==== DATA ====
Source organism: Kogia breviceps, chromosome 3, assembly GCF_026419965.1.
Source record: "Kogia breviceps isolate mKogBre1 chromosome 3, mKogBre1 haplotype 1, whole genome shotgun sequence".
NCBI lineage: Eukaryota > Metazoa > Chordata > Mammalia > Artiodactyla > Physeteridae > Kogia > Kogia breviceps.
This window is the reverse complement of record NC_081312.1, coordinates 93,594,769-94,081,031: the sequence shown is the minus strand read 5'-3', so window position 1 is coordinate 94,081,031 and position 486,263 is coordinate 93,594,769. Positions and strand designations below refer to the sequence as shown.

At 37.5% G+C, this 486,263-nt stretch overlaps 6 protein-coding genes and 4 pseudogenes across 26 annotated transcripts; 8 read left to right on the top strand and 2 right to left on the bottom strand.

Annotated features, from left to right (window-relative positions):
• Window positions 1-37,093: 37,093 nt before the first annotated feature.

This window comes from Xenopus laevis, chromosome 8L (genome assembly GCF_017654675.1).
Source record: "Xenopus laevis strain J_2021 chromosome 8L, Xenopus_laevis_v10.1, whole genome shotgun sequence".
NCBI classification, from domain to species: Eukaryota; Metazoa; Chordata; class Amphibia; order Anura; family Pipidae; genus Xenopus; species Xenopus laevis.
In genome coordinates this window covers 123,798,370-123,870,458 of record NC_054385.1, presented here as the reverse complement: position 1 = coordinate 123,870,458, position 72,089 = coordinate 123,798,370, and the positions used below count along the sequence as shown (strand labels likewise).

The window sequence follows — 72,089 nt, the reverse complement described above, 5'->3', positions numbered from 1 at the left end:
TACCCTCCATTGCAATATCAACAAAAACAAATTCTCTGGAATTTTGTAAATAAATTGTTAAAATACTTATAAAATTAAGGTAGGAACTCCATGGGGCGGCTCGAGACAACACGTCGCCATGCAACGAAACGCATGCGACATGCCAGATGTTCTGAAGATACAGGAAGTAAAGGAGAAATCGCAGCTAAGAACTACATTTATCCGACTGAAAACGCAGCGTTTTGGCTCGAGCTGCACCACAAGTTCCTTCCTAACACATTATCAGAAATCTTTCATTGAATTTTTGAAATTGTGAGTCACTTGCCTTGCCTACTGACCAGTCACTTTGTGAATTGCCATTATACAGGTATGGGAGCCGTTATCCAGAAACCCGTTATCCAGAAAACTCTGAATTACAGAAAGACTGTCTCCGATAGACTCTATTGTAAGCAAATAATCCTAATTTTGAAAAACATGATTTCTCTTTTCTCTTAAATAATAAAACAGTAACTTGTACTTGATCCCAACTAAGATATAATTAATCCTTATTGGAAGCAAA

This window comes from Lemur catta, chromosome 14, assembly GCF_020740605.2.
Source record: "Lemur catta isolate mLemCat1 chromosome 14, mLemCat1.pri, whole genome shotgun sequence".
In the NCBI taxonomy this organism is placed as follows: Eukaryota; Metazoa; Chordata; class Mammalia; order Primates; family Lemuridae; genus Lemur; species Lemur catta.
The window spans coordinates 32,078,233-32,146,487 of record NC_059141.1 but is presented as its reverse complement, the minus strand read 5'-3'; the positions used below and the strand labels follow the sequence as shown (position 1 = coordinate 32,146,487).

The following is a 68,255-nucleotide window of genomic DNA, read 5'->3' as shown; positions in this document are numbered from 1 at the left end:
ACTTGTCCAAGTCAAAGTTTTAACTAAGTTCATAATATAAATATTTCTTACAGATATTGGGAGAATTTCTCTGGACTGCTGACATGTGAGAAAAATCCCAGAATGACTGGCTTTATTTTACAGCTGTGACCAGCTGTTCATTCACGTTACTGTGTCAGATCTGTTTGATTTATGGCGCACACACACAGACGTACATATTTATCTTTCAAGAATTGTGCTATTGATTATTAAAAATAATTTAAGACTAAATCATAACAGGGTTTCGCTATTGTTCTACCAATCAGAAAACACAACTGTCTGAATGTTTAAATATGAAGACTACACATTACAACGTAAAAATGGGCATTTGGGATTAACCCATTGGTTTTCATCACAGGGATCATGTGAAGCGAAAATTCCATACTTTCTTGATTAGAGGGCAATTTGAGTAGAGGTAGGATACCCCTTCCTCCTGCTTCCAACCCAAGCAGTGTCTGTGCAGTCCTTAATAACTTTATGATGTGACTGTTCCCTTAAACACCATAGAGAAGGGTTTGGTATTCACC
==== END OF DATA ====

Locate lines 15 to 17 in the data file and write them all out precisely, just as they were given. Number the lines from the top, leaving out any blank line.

Source record: "Lemur catta isolate mLemCat1 chromosome 14, mLemCat1.pri, whole genome shotgun sequence".
In the NCBI taxonomy this organism is placed as follows: Eukaryota; Metazoa; Chordata; class Mammalia; order Primates; family Lemuridae; genus Lemur; species Lemur catta.
The window spans coordinates 32,078,233-32,146,487 of record NC_059141.1 but is presented as its reverse complement, the minus strand read 5'-3'; the positions used below and the strand labels follow the sequence as shown (position 1 = coordinate 32,146,487).